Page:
It can be shocking to see just how many people visit Mt. Takao, especially on weekends.
Expert guest Shujin Sato shows Peter Barakan the ropes when it comes to the spiritual side of Mt. Takao.
By the 14th century, though, the temple was in need of restoration. Enter Shungen, a monk from western Japan who traveled to Mt. Takao and began to take part in ascetic mountain practices. It was Shungen who established the strong connection between Mt. Takao and these ascetic practices, known as shugendo, performed by yamabushi mountain monks like expert guest Sato. It is said that as part of the temple's restoration, Shungen performed a fire ritual known as goma, during which he received a vision of the principal deity now enshrined in the temple. These goma fire rituals, in which monks burn sticks representing people's defilements, are still performed daily at the temple (which also hosts regular rituals for, believe it or not, traffic safety).
It should be clear by now that Mt. Takao (like many Japanese mountains, with Mt. Fuji at the top of the list) is an important spiritual center of the region—but this should in no way put off potential day-trippers wary of ancient rituals and customs. Though hiking Mt. Takao does require some common-sense rules (as discovered by Matt Alt in this edition's adorable Plus One segment), engaging with the mountain in a spiritual sense is purely optional—and if you choose to, it's possible to do so entirely on your own terms.
Japanese spirituality is nothing if not flexible: shugendo, the mountain ascetic practice discussed in the program, is itself a combination of Shinto and Buddhism, with a bit of Taoism sprinkled in. And while being a yamabushi is nothing to sneeze at, it's been reported that more than a few of these mountain devotees are retired businessmen looking to get out of the house from time to time!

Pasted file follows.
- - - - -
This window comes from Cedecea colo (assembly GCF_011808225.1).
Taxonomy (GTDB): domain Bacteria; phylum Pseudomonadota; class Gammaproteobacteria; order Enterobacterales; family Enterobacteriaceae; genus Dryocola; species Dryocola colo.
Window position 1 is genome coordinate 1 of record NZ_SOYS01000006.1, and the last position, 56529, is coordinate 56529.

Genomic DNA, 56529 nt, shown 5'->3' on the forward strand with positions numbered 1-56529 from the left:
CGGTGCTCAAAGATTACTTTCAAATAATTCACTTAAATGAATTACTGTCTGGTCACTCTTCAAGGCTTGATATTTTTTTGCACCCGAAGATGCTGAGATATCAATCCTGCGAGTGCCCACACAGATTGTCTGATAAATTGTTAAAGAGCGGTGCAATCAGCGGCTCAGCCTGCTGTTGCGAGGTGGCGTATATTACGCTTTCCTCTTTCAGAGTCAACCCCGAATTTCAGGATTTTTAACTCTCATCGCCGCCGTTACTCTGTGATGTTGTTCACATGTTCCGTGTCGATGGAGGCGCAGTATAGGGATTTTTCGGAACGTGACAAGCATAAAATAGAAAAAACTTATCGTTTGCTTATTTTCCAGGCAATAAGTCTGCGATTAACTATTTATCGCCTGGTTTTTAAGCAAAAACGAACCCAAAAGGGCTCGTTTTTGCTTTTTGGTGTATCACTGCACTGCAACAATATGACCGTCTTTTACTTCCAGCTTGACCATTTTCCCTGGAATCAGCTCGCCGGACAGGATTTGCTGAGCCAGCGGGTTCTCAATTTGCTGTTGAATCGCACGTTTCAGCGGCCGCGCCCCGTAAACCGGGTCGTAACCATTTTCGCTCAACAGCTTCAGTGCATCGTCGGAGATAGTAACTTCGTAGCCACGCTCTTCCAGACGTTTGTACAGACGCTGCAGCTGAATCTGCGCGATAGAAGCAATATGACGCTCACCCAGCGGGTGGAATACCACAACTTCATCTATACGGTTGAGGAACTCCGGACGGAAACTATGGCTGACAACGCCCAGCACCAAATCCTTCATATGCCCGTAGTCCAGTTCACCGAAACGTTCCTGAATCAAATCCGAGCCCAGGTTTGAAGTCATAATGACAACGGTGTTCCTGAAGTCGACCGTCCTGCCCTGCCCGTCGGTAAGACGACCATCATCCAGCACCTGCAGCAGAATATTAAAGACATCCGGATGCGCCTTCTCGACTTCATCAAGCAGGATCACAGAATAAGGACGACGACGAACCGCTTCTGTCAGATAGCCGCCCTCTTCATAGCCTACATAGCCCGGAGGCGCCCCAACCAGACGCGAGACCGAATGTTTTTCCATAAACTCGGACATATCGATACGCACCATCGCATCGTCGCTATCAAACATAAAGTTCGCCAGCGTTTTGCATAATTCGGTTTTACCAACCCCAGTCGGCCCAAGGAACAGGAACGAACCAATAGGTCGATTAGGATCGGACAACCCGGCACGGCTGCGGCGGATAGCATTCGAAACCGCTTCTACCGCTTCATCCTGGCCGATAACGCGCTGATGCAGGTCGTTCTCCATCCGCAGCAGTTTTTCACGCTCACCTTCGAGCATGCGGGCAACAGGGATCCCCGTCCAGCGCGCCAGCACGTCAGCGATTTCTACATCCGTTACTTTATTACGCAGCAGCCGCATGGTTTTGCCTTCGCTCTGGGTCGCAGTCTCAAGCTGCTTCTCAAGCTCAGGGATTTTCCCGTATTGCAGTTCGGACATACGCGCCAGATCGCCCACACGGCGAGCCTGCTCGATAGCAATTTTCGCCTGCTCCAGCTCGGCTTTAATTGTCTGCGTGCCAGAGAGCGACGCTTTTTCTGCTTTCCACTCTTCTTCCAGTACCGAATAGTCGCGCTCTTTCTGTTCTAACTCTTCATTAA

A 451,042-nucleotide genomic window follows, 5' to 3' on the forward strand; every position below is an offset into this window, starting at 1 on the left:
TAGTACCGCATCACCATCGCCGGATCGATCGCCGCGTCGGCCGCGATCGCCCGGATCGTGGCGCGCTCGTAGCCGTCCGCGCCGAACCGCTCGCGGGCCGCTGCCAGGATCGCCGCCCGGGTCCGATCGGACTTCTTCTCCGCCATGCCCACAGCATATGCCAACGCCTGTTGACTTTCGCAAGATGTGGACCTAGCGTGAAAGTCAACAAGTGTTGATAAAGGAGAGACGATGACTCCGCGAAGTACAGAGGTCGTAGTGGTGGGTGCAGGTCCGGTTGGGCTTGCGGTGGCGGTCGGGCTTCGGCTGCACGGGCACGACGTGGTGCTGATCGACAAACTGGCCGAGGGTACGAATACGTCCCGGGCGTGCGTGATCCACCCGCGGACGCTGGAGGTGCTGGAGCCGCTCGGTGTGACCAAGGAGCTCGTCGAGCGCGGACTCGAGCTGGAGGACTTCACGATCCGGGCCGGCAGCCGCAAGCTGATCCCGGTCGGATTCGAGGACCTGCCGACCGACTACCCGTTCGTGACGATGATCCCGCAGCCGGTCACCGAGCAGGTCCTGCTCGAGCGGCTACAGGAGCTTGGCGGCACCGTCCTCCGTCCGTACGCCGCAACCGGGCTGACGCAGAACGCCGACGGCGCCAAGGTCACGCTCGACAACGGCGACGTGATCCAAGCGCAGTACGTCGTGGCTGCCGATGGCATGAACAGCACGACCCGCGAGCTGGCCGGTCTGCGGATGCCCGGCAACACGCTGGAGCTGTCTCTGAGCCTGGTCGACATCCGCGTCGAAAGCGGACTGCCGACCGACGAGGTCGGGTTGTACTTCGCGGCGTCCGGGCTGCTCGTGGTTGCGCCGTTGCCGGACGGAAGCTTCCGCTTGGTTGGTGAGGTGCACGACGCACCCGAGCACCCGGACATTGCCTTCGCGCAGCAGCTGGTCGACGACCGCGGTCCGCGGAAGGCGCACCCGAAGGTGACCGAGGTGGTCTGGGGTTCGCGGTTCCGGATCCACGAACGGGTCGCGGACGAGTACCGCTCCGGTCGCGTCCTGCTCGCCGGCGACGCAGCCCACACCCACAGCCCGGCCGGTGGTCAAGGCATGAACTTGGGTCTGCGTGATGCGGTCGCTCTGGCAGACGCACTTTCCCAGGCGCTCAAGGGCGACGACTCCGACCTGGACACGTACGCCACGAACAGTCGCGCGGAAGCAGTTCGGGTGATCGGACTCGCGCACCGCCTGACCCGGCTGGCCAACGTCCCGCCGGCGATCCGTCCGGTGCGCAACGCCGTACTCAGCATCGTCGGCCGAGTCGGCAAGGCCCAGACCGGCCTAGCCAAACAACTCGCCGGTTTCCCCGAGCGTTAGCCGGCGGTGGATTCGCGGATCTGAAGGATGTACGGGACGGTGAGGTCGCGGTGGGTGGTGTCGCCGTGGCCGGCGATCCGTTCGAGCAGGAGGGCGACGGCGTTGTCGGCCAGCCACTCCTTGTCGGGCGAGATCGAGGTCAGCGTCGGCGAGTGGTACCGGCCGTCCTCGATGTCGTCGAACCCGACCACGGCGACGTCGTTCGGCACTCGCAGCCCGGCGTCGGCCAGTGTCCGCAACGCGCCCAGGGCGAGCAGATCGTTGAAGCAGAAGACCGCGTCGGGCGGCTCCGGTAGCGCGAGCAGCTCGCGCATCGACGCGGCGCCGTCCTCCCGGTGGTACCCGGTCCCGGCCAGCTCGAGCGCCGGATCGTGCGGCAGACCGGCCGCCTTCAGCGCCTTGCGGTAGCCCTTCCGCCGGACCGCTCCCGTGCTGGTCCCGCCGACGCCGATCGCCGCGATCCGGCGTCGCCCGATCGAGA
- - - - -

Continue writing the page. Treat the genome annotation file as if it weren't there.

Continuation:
In Plus One, Matt Alt gets a lesson in mountain manners.
Mt. Takao is packed with history, but it's definitely not frozen in time. In 2015, the train station closest to the mountain, Takaosanguchi, was refurbished with a design from none other than architect Kengo Kuma, who designed the currently under-construction 2020 Olympic stadium. This means visitors to Mt. Takao can get a look at an ancient temple and a piece of architecture from a modern master during the same trip.
Ultimately, though (for this writer, at least) a trip to Mt. Takao is less about the trappings than it is the act of putting one foot in front of the other until reaching the summit—and how this simple act really changes, at least temporarily, everyone who does it. It's a real sight to see the same Tokyoites who might usually brusquely push past each other in a crowded train station give each other a "konnichiwa" and a smile as they cross paths on the trail—and you can't help smiling and doing the same thing yourself.
Just try not to smile with scenery like this.